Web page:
By Andrew Seidman
Gov. Christie on Monday vetoed legislation that would have brought sweeping changes to the state's voting laws, panning the bill as "thinly veiled political gamesmanship."
Christie, a Republican running for president, previously criticized the legislation as an effort by the Democratic National Committee to increase voter fraud.
"Ultimately, New Jersey taxpayers deserve better than to have their hard-earned tax dollars spent on thinly veiled political gamesmanship, and the state must ensure that every eligible citizen's vote counts and is not stolen by fraud," Christie wrote in his veto message.
"This 71-page bill, styled as 'The Democracy Act,' will not further democracy but endanger the state's long-standing and proven election system," he wrote.
Christie's veto was met with immediate criticism from Democrats and groups such as the state conference of the NAACP, the American Civil Liberties Union, the Latino Action Network, and New Jersey Working Families.
Democrats said the bill was intended to boost voter participation. They had anticipated a veto, and a few months ago Senate President Stephen Sweeney (D., Gloucester) said he would consider asking voters to amend the constitution to implement the changes.
Assembly Speaker Vincent Prieto (D., Hudson) reiterated that message Monday. To put the amendment on the ballot next year, three-fifths of both houses of the Legislature would have to support it.
The bill passed along party lines in the Democratic-controlled Legislature in June.
It would establish automatic registration when eligible voters apply for a driver's license or other form of state ID at the Motor Vehicle Commission; offer online voter registration; and create more opportunities for in-person early voting.
"This is the bottom line -- the people of New Jersey want changes to our voting laws and they shouldn't have to wait," Prieto said in a statement.
"The right to vote is a hallmark of our democracy, but access to that right to vote is also tantamount," he said. "New Jersey has been stuck in the Stone Age when it comes to our voting laws. We could have changed this with these commonsense reforms."
Supporters of the legislation say it's needed to boost voter turnout and registration among eligible voters. It's difficult to assess where New Jersey ranks among the states in these categories, because research organizations have used different methodologies to calculate the statistics.
A historic low of 21 percent of registered voters cast ballots in last week's elections, though analysts largely attributed that to the fact that little-known Assembly races topped the ballot.
"No democracy can truly claim to be by and for the people if it does not have broad participation of the electorate," Richard Smith, president of the New Jersey State Conference of the NAACP, said in a statement. "The provisions of the Democracy Act are too critical to our state's future, and legislators cannot allow them to be struck down by a veto pen."
The Democratic National Committee said Christie's action reflected "a Republican Party committed to limiting ballot access across the country."
"For a candidate struggling to pick up any votes at all and relegated to the kids' table tomorrow night, you'd think Governor Christie would agree that every vote matters," the DNC added, referring to Christie's demotion to the so-called undercard debate.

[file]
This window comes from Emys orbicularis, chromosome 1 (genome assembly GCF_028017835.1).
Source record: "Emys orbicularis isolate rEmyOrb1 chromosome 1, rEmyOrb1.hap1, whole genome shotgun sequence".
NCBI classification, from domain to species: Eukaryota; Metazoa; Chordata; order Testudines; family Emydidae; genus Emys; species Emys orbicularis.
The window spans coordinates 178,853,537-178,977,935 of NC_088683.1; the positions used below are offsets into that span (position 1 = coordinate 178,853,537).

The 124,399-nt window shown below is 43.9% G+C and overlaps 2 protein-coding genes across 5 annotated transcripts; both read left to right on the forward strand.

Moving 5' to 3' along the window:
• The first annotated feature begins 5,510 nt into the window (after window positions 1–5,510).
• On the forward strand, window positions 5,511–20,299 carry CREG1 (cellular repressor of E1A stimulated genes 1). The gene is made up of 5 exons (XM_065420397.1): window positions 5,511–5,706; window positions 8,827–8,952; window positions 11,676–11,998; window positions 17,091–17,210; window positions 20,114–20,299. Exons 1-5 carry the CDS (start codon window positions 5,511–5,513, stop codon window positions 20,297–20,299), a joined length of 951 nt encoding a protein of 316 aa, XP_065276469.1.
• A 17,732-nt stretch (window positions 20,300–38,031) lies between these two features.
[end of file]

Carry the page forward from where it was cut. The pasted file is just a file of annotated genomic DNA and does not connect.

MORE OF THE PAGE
Christie rejected the notion that New Jersey failed to provide eligible voters with "sufficient opportunities to register to vote."
"Quite the contrary," he wrote, "current voter registration opportunities are manifold. For example, citizens can easily obtain voter registration applications online or at motor vehicle agencies, county and municipal offices, schools, libraries, social services agencies, and other public offices."
Christie's veto comes amid a nationwide battle over voting laws. Under the bill, New Jersey would have followed Oregon and California to become the third state with automatic registration.
Twenty-one states have imposed new voting restrictions since the 2010 election, according to the Brennan Center for Justice at New York University School of Law, which supports the New Jersey measure Christie vetoed.
Since the 2012 election, though, 23 states and the District of Columbia have enacted laws to improve voting, the center says.
The legislation also would change the procedure for filling congressional vacancies. It would require the governor to make a temporary appointment within 30 days of a vacancy in the Senate. The appointee would have to be a member of the same political party as the departed senator.
It would establish procedures for holding an election for the seat on the same day as the general election that year or the following one, depending on the timing of the vacancy.
In June 2013, Christie appointed his attorney general, Republican Jeffrey S. Chiesa, to the Senate after the death of Sen. Frank Lautenberg, a Democrat. Christie then ordered a special general election to be held in October of that year, less than a month before the general election.
Democrats complained that Christie's decision cost the state more money and also suggested that Christie didn't want the popular Booker to appear on the November ballot when the governor was up for reelection.
In his veto message, Christie noted that he had vetoed an early-voting bill in 2013, which he said would have "cost taxpayers $25 million initially and millions more each subsequent year."
The nonpartisan Office of Legislative Services agreed with Christie's cost estimates for the 2013 bill. But the office said the costs and savings associated with the new, more comprehensive bill were "indeterminate."
(c)2015 The Philadelphia Inquirer